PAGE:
I punched the closest sleeper square between the eyes, and he went down like a sack of bricks. “An astute, observation, my dear.” Another punch, another downed opponent.
“We don’t have time to chat. If we don’t run—”
I chucked a sleeper as far as I could aiming for the cane in the lecture pit. He dodged, but at least my human missile crashed into his laptop. It looked expensive.
“—If we don’t run, we’re not getting out of this.”
“Nonsense,” I scoffed. “I can handle a dozen or so brain dead zombies.”
I don’t make it obvious, but the truth is, I am extremely religious. There is a god. Or gods, or some grand will of the universe.
People laugh, but I know it for a fact. How?
Because when I say stuff like ‘I can handle a dozen or so brain dead zombies,’ one of the zombies in question pulls out a machine gun.
I tackled Laura to the ground a split second before a screaming hail of bullets tore apart the space we had been standing. I got a few deep scratches from the edges of the chairs, but it was better than the alternative.
But how had the sleepers gotten so smart, so fast? Unless they were just faking earlier…
“Derek,” Laura whispered into my ear. “We have to go now.”
She was right, of course. In my extremely humble opinion, I could handle fifteen armed opponents by myself. But not while protecting her. Despite all her strategic talents, she wasn’t a fighter.
Still, I shook my head. “I’m not leaving everyone else.”
“Silver and gold, think things through for once—behind you!”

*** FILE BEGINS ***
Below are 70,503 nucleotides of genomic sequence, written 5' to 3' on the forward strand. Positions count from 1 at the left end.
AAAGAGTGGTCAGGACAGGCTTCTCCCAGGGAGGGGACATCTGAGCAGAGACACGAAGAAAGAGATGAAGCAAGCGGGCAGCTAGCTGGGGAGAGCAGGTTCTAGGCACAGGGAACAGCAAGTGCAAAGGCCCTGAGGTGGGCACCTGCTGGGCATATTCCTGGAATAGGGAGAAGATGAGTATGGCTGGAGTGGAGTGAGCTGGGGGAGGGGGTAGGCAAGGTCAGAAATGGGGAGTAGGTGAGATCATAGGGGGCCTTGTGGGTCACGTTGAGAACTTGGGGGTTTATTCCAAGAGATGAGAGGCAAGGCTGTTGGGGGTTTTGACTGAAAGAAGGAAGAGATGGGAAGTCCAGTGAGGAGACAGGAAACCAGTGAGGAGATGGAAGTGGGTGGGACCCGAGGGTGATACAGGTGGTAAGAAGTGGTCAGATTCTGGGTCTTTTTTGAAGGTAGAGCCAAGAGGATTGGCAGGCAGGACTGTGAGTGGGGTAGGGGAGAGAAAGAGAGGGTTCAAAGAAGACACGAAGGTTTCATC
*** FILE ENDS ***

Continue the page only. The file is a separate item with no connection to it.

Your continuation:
I turned to see that another sleeper—the one with the rifle from earlier—had figured out we were still alive. He leveled the big, blocky weapon in our direction and fired, his face a mirror of the vague, directionless rage all the other sleepers shared.
Laura’s Occisor barked once, twice, and the rifle went wild, stitching a line in the walls and ceiling as the owner’s death throes threw it completely off target. A small part of my brain noted that it was still closer to the mark than Laura.
Because she wasn’t the one who had shot the sleeper twice in the head.
I wouldn’t use a gun to save my life. To save Laura’s was something else altogether.
I turned back to see the slender Spanish girl was still on her back, struggling against a…Dagonite? Seriously, a Dagonite? Why hadn’t I noticed him before?
I didn’t have time to think. He had a knife, and Laura wasn’t that strong, even with the power package. I shot him once in the forehead, instinctively preserving my limited ammunition. The poor hypnotized razor was covered in thick scales, but it wasn’t enough to deflect a 6.0 caliber bullet at close range.
Laura threw the corpse off hurriedly, while I got another nearby sleeper in the knee. “Now, Derek. No time to debate.” She scrambled to get up, eyes on the nearest door, but I grabbed her shoulder.
“There are fifteen innocent souls in this room,” I said firmly, intentionally not counting the sleepers. If we found a way to save them, that was great. But we had to assume they were lost.
Laura fixed me with that steel-chilling stare of hers. “I don’t have time to put this lightly: If we stay to help these people, we will die. And we are too important to die.”